How O’Reilly Radar spots the next big thing
Roger Magoulas explains how O’Reilly’s Radar methodology identifies emerging tech trends businesses need to know.
In this presentation, Roger Magoulas talks about how O’Reilly applies its Radar approach to spot and explore important emerging technologies. Along the way, he also identifies current trends business and tech leaders should watch.
Highlights from Magoulas’ talk include:
O’Reilly takes its mission to “spread the knowledge of innovators” seriously, employing its Radar methodology to help spot, explore, and explain important emerging technologies. Over the last 30 years, using a combination of qualitative and quantitative techniques, O’Reilly’s Radar function has played an important role in the development of the open source movement, Web 2.0, the rise of big data topics, and other influential technology trends. One of the quantitative tools the Radar team uses is analysis of anonymized data from the company’s online learning platform, which has more than 2 million users (00:46)
The Radar group looks for emergent trends getting traction from small and engaged bases of people on the platform. For example, the recent rise in usage around the Go, Kotlin, and Rust programming languages is worth paying attention to because it suggests changes in software development patterns. (6:18)
Looking at usage data on the platform can reveal shifts across topic areas. Over the last year, “business” topics usage has grown quickly, evidence of the increasing integration of business and technology processes in many organizations. Security-related content also shows an increasing share of platform usage—a welcome and positive trend as security and trust topics have often been given short shrift by the tech community. (7:21)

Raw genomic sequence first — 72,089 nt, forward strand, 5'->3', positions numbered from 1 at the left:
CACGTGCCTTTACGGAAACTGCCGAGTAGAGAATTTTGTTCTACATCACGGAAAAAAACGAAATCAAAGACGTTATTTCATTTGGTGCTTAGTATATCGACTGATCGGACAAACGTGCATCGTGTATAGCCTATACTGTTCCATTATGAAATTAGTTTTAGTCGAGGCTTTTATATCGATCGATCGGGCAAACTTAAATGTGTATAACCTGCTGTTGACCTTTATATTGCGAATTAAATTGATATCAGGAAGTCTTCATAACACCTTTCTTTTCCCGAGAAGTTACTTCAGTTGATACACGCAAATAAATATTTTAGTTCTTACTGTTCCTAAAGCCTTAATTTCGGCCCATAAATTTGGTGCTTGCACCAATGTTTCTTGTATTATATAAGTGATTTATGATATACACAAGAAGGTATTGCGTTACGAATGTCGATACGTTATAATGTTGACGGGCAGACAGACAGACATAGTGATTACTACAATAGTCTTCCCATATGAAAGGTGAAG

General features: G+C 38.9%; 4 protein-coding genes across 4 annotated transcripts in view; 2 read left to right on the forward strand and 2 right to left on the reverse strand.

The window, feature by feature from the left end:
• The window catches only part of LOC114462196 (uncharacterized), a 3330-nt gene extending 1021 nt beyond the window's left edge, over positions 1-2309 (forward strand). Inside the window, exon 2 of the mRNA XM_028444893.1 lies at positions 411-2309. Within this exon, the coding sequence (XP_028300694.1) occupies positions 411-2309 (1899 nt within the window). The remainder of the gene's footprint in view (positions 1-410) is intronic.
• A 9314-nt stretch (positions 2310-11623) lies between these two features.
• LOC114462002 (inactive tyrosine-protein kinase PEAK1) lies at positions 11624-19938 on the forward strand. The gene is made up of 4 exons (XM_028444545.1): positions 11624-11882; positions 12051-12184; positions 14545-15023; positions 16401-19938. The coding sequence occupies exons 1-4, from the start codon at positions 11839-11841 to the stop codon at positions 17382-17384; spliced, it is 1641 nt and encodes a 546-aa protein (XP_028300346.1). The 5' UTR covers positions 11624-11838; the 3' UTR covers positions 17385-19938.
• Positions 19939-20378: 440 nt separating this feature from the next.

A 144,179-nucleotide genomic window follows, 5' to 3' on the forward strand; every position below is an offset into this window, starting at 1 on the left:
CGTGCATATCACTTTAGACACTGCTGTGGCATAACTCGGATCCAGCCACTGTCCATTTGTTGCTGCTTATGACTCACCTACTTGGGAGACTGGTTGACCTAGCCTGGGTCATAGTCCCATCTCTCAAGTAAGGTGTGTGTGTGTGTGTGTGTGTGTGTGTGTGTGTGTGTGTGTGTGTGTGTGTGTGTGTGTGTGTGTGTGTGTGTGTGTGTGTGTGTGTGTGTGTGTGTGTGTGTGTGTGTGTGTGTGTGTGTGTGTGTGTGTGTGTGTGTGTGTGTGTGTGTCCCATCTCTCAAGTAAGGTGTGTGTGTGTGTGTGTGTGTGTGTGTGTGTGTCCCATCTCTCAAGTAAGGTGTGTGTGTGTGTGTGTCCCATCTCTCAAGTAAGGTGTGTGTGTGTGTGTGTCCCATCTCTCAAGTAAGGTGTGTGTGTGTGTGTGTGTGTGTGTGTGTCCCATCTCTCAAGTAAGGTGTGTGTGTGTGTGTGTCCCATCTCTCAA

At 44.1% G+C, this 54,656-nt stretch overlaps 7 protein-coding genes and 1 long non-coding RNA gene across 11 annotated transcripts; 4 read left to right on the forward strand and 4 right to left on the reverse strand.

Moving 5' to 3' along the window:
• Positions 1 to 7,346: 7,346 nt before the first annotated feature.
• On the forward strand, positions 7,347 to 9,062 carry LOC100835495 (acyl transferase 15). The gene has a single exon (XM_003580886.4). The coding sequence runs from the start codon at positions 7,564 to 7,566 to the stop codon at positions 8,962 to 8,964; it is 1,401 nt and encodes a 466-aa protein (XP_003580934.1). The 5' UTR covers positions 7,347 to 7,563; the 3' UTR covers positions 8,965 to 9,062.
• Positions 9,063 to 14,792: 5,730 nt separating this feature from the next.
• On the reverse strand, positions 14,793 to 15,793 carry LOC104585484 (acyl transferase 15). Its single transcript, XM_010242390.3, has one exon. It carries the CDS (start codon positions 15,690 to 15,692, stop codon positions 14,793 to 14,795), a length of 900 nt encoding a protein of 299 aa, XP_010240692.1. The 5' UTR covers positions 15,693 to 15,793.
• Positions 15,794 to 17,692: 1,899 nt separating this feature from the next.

Analysis of data from O’Reilly’s online learning platform helps Magoulas and his team synthesize broader technology adoption patterns from disparate sectors. For example, the growth in interest on the platform for cloud topics, containers (Docker), orchestration (Kubernetes), and microservices (decomposition) signals a large shift to a “Next Architecture” approach to software development—an example of the Radar process in action; the team takes signals from one sector and then expands the scope to figure out what else is going on. (10:25)
You can see Magoulas’ full talk in the video above.